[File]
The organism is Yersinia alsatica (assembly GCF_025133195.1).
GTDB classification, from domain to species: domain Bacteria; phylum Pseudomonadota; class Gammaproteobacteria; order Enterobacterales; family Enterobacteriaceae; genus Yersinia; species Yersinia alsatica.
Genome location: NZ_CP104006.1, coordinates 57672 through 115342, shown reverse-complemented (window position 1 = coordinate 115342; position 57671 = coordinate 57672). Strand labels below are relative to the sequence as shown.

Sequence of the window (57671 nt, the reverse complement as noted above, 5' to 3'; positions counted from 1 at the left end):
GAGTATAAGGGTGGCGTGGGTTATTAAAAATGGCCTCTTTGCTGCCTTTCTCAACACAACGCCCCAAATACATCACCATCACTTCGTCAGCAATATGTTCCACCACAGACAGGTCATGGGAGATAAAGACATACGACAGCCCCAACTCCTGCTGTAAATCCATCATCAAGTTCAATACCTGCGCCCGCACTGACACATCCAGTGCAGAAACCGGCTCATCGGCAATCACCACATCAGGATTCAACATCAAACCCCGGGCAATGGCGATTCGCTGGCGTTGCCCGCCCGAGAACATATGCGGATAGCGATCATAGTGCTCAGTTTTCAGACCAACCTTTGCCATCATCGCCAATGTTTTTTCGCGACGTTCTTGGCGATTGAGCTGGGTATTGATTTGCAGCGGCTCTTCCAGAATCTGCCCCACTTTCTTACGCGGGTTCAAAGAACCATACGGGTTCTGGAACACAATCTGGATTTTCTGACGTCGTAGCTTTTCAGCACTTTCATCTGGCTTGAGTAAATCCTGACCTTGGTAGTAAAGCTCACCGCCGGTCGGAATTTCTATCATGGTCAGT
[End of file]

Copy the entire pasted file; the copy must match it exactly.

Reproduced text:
The organism is Yersinia alsatica (assembly GCF_025133195.1).
GTDB classification, from domain to species: domain Bacteria; phylum Pseudomonadota; class Gammaproteobacteria; order Enterobacterales; family Enterobacteriaceae; genus Yersinia; species Yersinia alsatica.
Genome location: NZ_CP104006.1, coordinates 57672 through 115342, shown reverse-complemented (window position 1 = coordinate 115342; position 57671 = coordinate 57672). Strand labels below are relative to the sequence as shown.

Sequence of the window (57671 nt, the reverse complement as noted above, 5' to 3'; positions counted from 1 at the left end):
GAGTATAAGGGTGGCGTGGGTTATTAAAAATGGCCTCTTTGCTGCCTTTCTCAACACAACGCCCCAAATACATCACCATCACTTCGTCAGCAATATGTTCCACCACAGACAGGTCATGGGAGATAAAGACATACGACAGCCCCAACTCCTGCTGTAAATCCATCATCAAGTTCAATACCTGCGCCCGCACTGACACATCCAGTGCAGAAACCGGCTCATCGGCAATCACCACATCAGGATTCAACATCAAACCCCGGGCAATGGCGATTCGCTGGCGTTGCCCGCCCGAGAACATATGCGGATAGCGATCATAGTGCTCAGTTTTCAGACCAACCTTTGCCATCATCGCCAATGTTTTTTCGCGACGTTCTTGGCGATTGAGCTGGGTATTGATTTGCAGCGGCTCTTCCAGAATCTGCCCCACTTTCTTACGCGGGTTCAAAGAACCATACGGGTTCTGGAACACAATCTGGATTTTCTGACGTCGTAGCTTTTCAGCACTTTCATCTGGCTTGAGTAAATCCTGACCTTGGTAGTAAAGCTCACCGCCGGTCGGAATTTCTATCATGGTCAGT